What’s required is some way to evaluate the SSD in the context of the real-world data workload it’s expected to address and see how long the drive will survive. Based on these evaluations, you might “tweak” the way you handle your data to see how this will affect the longevity of the drive.
Another thing that’s required is to monitor the status of the drive remotely when it’s deployed in the field. It may be that changes in environmental conditions (e.g., the drive ended up being mounted in a system that’s being subjected to much harsher conditions than were originally envisaged) or modifications to the data workload negatively impact the drive’s life expectancy.
One analogy I heard with regard to an SSD and its data workload is to compare it to a car. You might get anywhere from 200 to 400 miles out of a tank of gas depending on how fast and hard you drive the car, where the harder you drive it, the shorter its ultimate lifespan will be.
The bottom line is that developers and administrators need some way to monitor the drive throughout the lifecycle of the product. Now, as it turns out, way back in the mists of time when SSDs were starting out, they were something of black boxes, and it was recognized that developers and administrators required some way to see how well they were doing. Thus, the SSDs’ creators provided about 10 attributes that can be monitored. The downside here is that these attributes are somewhat cryptic in nature, and it takes a lot of wrangling to extract any useful and meaningful information from them.
All of which leads us to a company called Virtium (pronounced “vur-tee-um”), where this moniker is derived from the word virtue, from the Latin virtus, meaning “valor, merit, or moral perfection.”
Virtium’s SSDs span a range of form factors, interfaces, and capacities to address virtually any industrial embedded system’s data storage requirements (Image source: Virtium).
Virtium, which has been around for about 25 years, specializes in industrial-grade memory and industrial-grade SSD. What this means is that, although the folks at Virtium do offer high-speed and high-capacity SSDs, their forte – their raison d’etre, as it were – is rugged, high-reliability, low-power, and small form-factor SSDs that can survive the rigors of an industrial environment.
Even better, especially from a security point of view, all of Virtium’s design and manufacturing is performed in the USA, all loading of firmware is undertaken in their own factory, and everything is 100% checked before it goes out of the door. (See also “Holy Security Systems Batman!” Our Boards are Bugged! and Securing the Silicon Supply Chain.)
As an aside, I remember the days when having a system with 64 KB of memory and two 1.4 MB floppy disks serving as hard drives was considered to be uber-exciting, so the fact that the guys and gals at Virtium offer a 1 TB SSD that’s narrower than a postage stamp makes me shake my head in disbelief (note that the word “Forever” is crossed out on the stamp in the image below because the USPS doesn’t like people posting pictures of stamps in case some little rascal decides to print them out and use them to send letters).
Virtium’s StorFly M.2 small-form-factor SSDs are narrower than a postage stamp (Image source: Virtium).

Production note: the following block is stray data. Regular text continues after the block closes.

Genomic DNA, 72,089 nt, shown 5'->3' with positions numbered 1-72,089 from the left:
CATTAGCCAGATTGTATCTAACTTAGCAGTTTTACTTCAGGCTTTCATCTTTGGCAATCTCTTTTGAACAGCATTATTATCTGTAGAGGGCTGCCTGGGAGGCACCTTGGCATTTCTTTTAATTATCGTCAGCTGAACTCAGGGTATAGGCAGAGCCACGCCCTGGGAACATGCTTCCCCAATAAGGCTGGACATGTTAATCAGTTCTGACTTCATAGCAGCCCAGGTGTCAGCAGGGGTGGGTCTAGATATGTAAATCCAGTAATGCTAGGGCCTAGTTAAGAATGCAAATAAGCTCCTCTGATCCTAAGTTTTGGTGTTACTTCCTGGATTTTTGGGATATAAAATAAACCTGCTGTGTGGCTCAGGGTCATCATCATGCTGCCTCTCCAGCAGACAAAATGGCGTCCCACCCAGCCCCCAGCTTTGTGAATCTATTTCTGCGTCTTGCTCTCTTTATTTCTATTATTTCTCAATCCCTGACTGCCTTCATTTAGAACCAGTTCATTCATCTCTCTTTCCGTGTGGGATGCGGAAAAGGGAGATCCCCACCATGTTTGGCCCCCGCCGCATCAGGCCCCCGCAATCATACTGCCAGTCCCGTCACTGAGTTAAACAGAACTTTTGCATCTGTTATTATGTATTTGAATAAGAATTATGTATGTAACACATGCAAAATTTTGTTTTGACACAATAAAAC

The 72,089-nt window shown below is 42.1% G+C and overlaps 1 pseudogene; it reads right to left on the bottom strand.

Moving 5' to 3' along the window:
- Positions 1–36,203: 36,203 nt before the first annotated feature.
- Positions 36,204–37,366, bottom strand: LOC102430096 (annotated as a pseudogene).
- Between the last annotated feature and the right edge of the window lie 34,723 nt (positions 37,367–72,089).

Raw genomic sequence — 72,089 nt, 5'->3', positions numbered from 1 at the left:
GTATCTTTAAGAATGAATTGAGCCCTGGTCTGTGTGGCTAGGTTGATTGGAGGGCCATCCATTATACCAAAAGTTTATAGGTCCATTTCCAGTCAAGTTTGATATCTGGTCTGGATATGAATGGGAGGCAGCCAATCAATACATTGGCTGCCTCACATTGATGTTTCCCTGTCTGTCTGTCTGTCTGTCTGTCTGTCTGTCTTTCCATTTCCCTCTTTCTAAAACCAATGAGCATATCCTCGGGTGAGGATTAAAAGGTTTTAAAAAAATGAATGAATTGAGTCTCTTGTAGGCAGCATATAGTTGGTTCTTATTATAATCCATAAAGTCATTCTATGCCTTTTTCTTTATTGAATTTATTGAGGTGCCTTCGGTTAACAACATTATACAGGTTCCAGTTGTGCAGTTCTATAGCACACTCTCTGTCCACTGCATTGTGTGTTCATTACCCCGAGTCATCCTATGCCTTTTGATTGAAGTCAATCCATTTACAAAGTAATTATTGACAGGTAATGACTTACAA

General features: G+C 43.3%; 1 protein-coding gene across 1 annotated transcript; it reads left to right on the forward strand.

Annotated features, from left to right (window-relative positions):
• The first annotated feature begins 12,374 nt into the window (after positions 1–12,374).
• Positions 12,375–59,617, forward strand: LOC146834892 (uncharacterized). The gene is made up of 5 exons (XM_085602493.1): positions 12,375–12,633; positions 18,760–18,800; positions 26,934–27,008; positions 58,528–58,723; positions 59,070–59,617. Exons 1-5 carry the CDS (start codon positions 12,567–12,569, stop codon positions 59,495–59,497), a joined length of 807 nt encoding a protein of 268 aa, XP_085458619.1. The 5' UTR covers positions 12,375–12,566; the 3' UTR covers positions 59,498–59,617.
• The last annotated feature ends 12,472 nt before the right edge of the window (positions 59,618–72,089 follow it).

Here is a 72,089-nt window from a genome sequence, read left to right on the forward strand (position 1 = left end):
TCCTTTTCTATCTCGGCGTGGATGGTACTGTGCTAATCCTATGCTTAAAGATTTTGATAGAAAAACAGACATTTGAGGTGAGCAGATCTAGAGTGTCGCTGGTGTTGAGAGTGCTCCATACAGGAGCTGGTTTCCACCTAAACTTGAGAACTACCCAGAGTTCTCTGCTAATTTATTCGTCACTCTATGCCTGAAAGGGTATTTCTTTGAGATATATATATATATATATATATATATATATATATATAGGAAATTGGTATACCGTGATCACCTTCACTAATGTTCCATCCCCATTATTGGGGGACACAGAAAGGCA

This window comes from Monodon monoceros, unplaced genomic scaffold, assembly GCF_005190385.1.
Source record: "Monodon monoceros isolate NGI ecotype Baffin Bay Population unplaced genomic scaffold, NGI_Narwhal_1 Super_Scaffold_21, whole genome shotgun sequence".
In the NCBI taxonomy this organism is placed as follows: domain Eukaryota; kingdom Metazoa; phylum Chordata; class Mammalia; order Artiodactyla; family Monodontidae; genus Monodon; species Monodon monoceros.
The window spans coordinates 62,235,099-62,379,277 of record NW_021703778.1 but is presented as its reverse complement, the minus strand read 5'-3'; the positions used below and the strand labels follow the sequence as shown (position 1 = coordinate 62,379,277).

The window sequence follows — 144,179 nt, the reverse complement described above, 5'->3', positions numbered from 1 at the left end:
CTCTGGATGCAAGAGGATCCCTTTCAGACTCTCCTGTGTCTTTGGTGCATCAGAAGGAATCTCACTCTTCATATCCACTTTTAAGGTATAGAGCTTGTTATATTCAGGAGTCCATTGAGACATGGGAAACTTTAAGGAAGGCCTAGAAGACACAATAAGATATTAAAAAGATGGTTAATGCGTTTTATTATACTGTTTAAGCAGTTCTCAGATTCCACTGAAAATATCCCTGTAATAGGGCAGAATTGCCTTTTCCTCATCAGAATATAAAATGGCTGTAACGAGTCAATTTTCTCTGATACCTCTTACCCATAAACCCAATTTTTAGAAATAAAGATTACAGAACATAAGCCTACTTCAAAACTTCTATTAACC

There are all sorts of other cool things we could talk about, like on-the-fly encryption of the data as it’s stored on the SSD, which means said data can’t be read by an unauthorized player if the drive is stolen. There’s also a capability for secure erase, which is of interest to classified and military projects. In this case, it’s possible to wipe the drive and delete the data using both hardware and software techniques if someone attempts to use an incorrect password more than a specified number of times or if the system detects any attempts to tamper.
But none of this is what I wanted to tell you about (sorry).
The exciting news here is that the chaps and chapesses at Virtium have just introduced a suite of software modules under the umbrella name of StorKit, which is free of charge to Virtium customers.
StorKit features three main modules: vtView, vtSecure, and vtTools. These modules can be embedded in your own system software, which can make calls to them via APIs. Furthermore, these modules can access and monitor the aforementioned 10 cryptic SSD parameters and present the information in a way that makes sense to human beings.
vtView monitors an SSD’s health and predicts its lifespan. It enables you to conduct weekly analyses and predict future maintenance requirements. vtView uses live workloads and usage to predict if the SSD’s lifespan will be less than the planned life of the product. It also provides actionable data for scheduling predictive maintenance and creating alerts.
vtTools provides a suite of foundational software modules you can build on to implement tests and diagnostics within your embedded systems. vtTools provides access to the storage device without going through the file system, thereby enabling you to develop test applications that would be hard to implement if the file system were in-between.
Last, but certainly not least, vtSecure provides storage security features in your systems without the need for you to understand the intricacies of security protocols and programming sequences in storage specifications such as ATA/SATA. Most of the work required to control storage security is done for you. You specify setup security, secured erase, sanitize, and setup TCG OPAL, then you leave vtSecure to handle the vast majority of the nitty-gritty protocol work.
To put all of this in a nutshell, what would have previously required hundreds or thousands of lines of hand-crafted code can now be achieved with a couple of calls to the appropriate StorKit module’s API.
All I can say is that, in these days of data transience, evanescence, ephemerality, and insubstantiality, it gives me a warm glow inside to know that the little scamps at Virtium have us covered with regard to any data stored on their industrial-grade SSDs. (And you thought I couldn’t bring this column home to roost – shame on you!)